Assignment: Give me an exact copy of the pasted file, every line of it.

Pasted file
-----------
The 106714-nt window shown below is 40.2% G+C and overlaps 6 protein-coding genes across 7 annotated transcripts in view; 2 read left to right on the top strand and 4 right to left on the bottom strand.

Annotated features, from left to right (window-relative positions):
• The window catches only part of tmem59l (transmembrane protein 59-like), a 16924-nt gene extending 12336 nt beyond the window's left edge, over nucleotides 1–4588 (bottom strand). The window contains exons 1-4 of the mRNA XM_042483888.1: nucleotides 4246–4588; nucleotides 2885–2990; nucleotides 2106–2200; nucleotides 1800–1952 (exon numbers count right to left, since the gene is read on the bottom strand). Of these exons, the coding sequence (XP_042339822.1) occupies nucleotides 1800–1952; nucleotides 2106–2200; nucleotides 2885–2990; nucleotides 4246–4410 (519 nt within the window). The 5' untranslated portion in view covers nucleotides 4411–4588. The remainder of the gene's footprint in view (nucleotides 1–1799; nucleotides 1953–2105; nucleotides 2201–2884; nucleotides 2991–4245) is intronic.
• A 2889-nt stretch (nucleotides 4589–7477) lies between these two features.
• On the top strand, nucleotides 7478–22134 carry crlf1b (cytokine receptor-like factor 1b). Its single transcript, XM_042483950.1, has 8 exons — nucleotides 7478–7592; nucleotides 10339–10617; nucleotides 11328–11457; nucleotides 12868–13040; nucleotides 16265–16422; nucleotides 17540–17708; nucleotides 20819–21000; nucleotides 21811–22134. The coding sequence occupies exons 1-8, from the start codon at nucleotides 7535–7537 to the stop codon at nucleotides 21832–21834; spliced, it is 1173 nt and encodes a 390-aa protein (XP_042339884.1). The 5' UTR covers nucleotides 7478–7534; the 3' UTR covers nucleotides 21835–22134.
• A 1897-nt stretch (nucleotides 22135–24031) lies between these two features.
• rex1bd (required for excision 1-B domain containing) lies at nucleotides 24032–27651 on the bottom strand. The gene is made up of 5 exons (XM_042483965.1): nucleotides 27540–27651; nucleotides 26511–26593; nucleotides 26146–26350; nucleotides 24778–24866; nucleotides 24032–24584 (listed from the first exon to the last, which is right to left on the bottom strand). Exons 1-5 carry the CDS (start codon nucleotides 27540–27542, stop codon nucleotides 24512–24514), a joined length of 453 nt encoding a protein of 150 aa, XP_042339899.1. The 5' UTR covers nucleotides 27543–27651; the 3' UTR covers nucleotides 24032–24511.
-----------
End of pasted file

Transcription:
The 106714-nt window shown below is 40.2% G+C and overlaps 6 protein-coding genes across 7 annotated transcripts in view; 2 read left to right on the top strand and 4 right to left on the bottom strand.

Annotated features, from left to right (window-relative positions):
• The window catches only part of tmem59l (transmembrane protein 59-like), a 16924-nt gene extending 12336 nt beyond the window's left edge, over nucleotides 1–4588 (bottom strand). The window contains exons 1-4 of the mRNA XM_042483888.1: nucleotides 4246–4588; nucleotides 2885–2990; nucleotides 2106–2200; nucleotides 1800–1952 (exon numbers count right to left, since the gene is read on the bottom strand). Of these exons, the coding sequence (XP_042339822.1) occupies nucleotides 1800–1952; nucleotides 2106–2200; nucleotides 2885–2990; nucleotides 4246–4410 (519 nt within the window). The 5' untranslated portion in view covers nucleotides 4411–4588. The remainder of the gene's footprint in view (nucleotides 1–1799; nucleotides 1953–2105; nucleotides 2201–2884; nucleotides 2991–4245) is intronic.
• A 2889-nt stretch (nucleotides 4589–7477) lies between these two features.
• On the top strand, nucleotides 7478–22134 carry crlf1b (cytokine receptor-like factor 1b). Its single transcript, XM_042483950.1, has 8 exons — nucleotides 7478–7592; nucleotides 10339–10617; nucleotides 11328–11457; nucleotides 12868–13040; nucleotides 16265–16422; nucleotides 17540–17708; nucleotides 20819–21000; nucleotides 21811–22134. The coding sequence occupies exons 1-8, from the start codon at nucleotides 7535–7537 to the stop codon at nucleotides 21832–21834; spliced, it is 1173 nt and encodes a 390-aa protein (XP_042339884.1). The 5' UTR covers nucleotides 7478–7534; the 3' UTR covers nucleotides 21835–22134.
• A 1897-nt stretch (nucleotides 22135–24031) lies between these two features.
• rex1bd (required for excision 1-B domain containing) lies at nucleotides 24032–27651 on the bottom strand. The gene is made up of 5 exons (XM_042483965.1): nucleotides 27540–27651; nucleotides 26511–26593; nucleotides 26146–26350; nucleotides 24778–24866; nucleotides 24032–24584 (listed from the first exon to the last, which is right to left on the bottom strand). Exons 1-5 carry the CDS (start codon nucleotides 27540–27542, stop codon nucleotides 24512–24514), a joined length of 453 nt encoding a protein of 150 aa, XP_042339899.1. The 5' UTR covers nucleotides 27543–27651; the 3' UTR covers nucleotides 24032–24511.